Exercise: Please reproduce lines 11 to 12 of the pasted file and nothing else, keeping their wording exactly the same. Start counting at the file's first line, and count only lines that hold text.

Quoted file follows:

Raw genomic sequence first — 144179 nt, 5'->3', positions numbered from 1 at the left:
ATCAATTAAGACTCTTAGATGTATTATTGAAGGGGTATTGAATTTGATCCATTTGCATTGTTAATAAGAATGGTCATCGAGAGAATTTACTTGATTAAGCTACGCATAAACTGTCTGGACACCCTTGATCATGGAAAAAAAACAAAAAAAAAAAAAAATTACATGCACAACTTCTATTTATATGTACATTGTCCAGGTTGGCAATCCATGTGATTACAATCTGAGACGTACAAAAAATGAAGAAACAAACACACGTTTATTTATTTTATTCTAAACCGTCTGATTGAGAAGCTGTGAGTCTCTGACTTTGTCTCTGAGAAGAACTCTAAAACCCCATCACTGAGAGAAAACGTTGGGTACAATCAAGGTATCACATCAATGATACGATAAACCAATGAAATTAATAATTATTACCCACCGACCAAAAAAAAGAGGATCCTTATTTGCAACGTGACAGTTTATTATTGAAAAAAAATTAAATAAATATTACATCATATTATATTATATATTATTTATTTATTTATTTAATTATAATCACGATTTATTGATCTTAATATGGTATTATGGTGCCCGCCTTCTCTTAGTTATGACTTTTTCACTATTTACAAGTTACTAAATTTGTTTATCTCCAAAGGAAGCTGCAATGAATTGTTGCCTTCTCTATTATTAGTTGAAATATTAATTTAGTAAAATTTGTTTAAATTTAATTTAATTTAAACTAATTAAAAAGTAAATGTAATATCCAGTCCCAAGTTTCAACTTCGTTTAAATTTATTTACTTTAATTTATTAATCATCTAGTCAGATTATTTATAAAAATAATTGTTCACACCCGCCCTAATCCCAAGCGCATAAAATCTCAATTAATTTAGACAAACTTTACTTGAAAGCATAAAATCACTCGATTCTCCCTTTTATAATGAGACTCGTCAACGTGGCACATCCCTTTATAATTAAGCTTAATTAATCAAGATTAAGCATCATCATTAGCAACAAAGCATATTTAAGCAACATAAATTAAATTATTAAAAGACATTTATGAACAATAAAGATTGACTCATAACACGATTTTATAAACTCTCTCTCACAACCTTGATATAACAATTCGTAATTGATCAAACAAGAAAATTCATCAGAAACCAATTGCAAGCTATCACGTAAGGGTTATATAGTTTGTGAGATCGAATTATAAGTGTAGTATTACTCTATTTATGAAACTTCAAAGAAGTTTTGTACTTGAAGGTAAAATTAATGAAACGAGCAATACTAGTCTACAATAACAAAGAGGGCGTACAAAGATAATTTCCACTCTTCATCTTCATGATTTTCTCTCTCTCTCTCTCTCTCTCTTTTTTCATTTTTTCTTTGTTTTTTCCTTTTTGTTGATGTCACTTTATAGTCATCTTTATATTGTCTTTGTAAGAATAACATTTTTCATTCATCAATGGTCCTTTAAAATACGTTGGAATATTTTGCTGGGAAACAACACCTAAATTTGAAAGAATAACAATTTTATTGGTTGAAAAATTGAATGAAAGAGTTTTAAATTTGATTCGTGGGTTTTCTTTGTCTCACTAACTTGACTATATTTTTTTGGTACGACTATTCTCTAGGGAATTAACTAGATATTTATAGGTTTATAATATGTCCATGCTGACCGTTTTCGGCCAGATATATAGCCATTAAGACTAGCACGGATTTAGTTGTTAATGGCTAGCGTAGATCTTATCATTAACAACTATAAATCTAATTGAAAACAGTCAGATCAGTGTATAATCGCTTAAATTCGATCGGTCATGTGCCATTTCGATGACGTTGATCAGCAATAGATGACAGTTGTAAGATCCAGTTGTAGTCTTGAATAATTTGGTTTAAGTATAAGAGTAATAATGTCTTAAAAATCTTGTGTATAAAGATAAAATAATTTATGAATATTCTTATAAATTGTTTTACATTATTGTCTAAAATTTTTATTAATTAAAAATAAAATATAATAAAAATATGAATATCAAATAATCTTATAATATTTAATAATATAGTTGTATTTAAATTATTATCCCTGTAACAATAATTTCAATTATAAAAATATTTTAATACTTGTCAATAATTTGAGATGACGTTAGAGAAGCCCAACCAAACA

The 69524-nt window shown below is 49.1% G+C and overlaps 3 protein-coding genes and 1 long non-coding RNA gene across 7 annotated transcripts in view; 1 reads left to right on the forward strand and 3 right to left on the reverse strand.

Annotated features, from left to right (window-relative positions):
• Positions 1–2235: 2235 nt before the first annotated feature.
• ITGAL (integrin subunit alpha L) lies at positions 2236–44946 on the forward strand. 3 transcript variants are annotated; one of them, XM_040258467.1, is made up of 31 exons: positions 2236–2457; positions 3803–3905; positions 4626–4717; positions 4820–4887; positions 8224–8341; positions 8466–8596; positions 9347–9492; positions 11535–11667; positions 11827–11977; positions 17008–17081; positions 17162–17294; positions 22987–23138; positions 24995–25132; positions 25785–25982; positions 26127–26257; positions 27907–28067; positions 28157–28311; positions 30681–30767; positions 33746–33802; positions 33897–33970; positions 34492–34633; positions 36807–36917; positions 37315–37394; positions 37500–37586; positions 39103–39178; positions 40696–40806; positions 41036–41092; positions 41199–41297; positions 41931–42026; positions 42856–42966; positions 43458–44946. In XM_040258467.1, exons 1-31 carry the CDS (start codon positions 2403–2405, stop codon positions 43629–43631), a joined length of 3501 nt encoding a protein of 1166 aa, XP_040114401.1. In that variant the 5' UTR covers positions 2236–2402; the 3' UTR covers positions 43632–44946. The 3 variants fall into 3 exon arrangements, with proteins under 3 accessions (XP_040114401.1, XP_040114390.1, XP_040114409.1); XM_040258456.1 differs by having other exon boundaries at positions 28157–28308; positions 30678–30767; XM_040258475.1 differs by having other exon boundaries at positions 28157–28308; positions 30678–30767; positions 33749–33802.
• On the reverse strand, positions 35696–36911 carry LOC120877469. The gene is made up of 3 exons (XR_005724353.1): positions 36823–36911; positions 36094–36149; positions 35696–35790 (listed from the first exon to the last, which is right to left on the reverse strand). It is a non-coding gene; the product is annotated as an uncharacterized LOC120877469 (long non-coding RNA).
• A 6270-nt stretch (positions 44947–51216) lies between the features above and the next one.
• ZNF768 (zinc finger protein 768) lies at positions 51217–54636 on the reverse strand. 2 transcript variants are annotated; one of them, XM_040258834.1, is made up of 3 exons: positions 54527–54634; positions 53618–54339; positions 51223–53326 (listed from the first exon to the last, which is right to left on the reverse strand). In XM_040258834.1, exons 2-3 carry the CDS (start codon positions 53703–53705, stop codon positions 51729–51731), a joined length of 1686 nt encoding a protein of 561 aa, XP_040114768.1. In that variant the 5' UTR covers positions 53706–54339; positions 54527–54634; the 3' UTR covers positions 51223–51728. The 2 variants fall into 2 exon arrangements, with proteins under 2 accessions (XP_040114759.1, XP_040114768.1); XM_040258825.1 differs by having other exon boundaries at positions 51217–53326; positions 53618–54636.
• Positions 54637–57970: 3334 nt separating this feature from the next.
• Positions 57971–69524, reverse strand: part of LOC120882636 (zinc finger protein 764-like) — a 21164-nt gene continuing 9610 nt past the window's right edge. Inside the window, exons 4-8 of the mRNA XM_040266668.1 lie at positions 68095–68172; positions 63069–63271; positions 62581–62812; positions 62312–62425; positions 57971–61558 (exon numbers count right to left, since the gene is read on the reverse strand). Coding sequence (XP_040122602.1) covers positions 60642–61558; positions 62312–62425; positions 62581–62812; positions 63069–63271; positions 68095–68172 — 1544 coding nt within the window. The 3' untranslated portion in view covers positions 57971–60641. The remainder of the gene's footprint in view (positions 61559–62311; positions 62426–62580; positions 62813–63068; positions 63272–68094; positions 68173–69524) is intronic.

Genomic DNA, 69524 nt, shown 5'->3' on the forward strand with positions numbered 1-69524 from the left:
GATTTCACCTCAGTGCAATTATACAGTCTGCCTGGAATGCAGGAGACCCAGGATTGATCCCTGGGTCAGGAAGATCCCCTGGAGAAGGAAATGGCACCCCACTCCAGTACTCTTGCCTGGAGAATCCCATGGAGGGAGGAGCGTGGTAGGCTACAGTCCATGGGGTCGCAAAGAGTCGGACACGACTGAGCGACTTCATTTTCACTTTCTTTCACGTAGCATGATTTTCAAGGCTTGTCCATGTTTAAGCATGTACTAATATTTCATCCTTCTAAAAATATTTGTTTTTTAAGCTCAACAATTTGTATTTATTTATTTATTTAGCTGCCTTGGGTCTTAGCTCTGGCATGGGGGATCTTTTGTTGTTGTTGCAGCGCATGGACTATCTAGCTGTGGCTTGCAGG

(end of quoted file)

• Positions 57971–69524, reverse strand: part of LOC120882636 (zinc finger protein 764-like) — a 21164-nt gene continuing 9610 nt past the window's right edge. Inside the window, exons 4-8 of the mRNA XM_040266668.1 lie at positions 68095–68172; positions 63069–63271; positions 62581–62812; positions 62312–62425; positions 57971–61558 (exon numbers count right to left, since the gene is read on the reverse strand). Coding sequence (XP_040122602.1) covers positions 60642–61558; positions 62312–62425; positions 62581–62812; positions 63069–63271; positions 68095–68172 — 1544 coding nt within the window. The 3' untranslated portion in view covers positions 57971–60641. The remainder of the gene's footprint in view (positions 61559–62311; positions 62426–62580; positions 62813–63068; positions 63272–68094; positions 68173–69524) is intronic.

Genomic DNA, 69524 nt, shown 5'->3' on the forward strand with positions numbered 1-69524 from the left: